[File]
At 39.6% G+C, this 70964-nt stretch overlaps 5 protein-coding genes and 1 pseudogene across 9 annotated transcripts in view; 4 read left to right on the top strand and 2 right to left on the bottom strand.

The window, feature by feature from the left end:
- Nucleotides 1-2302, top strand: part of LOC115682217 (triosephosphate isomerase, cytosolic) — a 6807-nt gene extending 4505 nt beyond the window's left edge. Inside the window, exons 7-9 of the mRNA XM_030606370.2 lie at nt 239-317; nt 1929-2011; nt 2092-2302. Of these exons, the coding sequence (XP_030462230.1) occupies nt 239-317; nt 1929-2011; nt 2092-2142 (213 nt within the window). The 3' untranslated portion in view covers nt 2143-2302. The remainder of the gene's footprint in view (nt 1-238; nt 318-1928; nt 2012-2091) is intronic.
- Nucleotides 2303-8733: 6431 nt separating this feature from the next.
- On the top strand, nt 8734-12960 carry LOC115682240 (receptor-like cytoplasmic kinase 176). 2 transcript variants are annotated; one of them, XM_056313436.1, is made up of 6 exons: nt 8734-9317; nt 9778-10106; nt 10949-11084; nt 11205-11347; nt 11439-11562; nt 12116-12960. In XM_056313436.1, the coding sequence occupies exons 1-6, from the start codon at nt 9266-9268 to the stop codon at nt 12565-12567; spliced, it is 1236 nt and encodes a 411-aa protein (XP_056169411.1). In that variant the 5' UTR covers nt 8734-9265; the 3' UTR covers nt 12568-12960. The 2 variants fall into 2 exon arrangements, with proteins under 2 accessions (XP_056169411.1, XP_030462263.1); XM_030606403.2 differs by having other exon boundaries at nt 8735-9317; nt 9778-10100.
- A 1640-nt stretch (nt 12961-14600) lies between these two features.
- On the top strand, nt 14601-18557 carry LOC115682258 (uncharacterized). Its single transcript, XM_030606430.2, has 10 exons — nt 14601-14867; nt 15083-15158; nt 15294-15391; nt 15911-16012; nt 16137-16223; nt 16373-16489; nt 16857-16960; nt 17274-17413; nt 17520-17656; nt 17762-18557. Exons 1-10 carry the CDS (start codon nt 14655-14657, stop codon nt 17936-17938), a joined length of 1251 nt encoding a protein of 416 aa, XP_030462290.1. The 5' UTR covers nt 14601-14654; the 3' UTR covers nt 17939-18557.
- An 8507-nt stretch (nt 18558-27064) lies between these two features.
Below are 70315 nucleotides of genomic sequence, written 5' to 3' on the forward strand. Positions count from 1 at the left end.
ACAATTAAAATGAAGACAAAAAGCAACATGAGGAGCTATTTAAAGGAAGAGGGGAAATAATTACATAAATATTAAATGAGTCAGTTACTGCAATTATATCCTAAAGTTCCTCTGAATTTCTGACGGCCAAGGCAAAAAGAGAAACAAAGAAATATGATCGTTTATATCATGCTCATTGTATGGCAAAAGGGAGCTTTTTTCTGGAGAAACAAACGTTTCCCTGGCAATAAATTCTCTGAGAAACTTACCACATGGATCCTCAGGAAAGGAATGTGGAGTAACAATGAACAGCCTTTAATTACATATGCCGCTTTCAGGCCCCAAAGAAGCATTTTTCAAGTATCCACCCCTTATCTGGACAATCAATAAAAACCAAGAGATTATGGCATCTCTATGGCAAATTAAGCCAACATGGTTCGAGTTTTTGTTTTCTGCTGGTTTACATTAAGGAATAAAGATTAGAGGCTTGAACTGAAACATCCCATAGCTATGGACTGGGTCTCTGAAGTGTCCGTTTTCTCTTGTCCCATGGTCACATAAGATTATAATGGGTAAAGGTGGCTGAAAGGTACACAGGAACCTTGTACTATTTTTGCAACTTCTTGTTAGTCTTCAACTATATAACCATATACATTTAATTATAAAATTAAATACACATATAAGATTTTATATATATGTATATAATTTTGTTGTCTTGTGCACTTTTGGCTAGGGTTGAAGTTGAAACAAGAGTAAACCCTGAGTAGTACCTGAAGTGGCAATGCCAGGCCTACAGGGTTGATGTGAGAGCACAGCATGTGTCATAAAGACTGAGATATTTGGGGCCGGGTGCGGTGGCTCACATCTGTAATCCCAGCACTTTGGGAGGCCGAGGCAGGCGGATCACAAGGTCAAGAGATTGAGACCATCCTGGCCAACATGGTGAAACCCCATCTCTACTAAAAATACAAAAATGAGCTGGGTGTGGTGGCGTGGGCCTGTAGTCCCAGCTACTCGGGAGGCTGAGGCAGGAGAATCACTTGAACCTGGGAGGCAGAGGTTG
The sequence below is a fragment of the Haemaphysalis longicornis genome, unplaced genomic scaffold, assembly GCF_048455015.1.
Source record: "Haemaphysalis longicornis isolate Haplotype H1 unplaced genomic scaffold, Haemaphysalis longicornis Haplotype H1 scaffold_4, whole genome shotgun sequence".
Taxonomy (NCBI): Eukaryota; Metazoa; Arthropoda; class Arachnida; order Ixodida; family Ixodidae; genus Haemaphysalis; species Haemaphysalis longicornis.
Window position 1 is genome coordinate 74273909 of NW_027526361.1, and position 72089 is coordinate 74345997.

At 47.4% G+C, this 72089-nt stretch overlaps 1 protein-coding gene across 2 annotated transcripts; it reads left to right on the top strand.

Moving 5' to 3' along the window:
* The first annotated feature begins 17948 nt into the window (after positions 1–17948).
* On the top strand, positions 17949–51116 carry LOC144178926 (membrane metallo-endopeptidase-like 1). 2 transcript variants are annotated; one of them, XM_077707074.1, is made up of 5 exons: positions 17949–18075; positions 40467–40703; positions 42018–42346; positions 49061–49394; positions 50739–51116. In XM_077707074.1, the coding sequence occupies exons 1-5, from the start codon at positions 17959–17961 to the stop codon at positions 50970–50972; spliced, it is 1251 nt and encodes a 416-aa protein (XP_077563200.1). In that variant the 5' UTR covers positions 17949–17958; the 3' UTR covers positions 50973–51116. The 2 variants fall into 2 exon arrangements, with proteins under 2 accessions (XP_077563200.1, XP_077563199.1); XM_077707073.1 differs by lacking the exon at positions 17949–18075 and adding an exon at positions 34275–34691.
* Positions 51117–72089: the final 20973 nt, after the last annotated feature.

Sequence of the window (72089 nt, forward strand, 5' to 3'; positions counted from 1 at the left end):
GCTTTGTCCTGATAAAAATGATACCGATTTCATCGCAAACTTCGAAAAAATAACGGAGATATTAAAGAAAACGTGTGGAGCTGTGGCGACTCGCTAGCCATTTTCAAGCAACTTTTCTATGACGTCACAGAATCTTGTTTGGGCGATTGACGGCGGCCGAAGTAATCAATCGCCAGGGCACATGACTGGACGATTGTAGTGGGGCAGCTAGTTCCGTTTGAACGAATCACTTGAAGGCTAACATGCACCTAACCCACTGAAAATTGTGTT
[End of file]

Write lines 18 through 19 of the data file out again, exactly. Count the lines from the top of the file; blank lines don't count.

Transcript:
* On the top strand, positions 17949–51116 carry LOC144178926 (membrane metallo-endopeptidase-like 1). 2 transcript variants are annotated; one of them, XM_077707074.1, is made up of 5 exons: positions 17949–18075; positions 40467–40703; positions 42018–42346; positions 49061–49394; positions 50739–51116. In XM_077707074.1, the coding sequence occupies exons 1-5, from the start codon at positions 17959–17961 to the stop codon at positions 50970–50972; spliced, it is 1251 nt and encodes a 416-aa protein (XP_077563200.1). In that variant the 5' UTR covers positions 17949–17958; the 3' UTR covers positions 50973–51116. The 2 variants fall into 2 exon arrangements, with proteins under 2 accessions (XP_077563200.1, XP_077563199.1); XM_077707073.1 differs by lacking the exon at positions 17949–18075 and adding an exon at positions 34275–34691.
* Positions 51117–72089: the final 20973 nt, after the last annotated feature.